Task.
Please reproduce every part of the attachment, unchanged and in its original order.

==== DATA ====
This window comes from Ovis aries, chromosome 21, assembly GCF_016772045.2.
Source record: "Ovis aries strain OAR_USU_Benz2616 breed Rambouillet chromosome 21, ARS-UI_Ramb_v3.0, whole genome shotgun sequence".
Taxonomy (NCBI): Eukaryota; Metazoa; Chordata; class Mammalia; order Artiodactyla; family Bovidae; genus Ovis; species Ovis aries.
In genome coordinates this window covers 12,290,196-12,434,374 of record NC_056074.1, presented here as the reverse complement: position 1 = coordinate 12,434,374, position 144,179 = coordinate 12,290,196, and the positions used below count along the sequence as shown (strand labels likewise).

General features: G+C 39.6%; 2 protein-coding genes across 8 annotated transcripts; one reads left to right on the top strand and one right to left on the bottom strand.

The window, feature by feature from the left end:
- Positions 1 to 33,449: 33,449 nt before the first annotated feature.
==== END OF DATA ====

This window comes from Ovis aries, chromosome 21, assembly GCF_016772045.2.
Source record: "Ovis aries strain OAR_USU_Benz2616 breed Rambouillet chromosome 21, ARS-UI_Ramb_v3.0, whole genome shotgun sequence".
Taxonomy (NCBI): Eukaryota; Metazoa; Chordata; class Mammalia; order Artiodactyla; family Bovidae; genus Ovis; species Ovis aries.
In genome coordinates this window covers 12,290,196-12,434,374 of record NC_056074.1, presented here as the reverse complement: position 1 = coordinate 12,434,374, position 144,179 = coordinate 12,290,196, and the positions used below count along the sequence as shown (strand labels likewise).

General features: G+C 39.6%; 2 protein-coding genes across 8 annotated transcripts; one reads left to right on the top strand and one right to left on the bottom strand.

The window, feature by feature from the left end:
- Positions 1 to 33,449: 33,449 nt before the first annotated feature.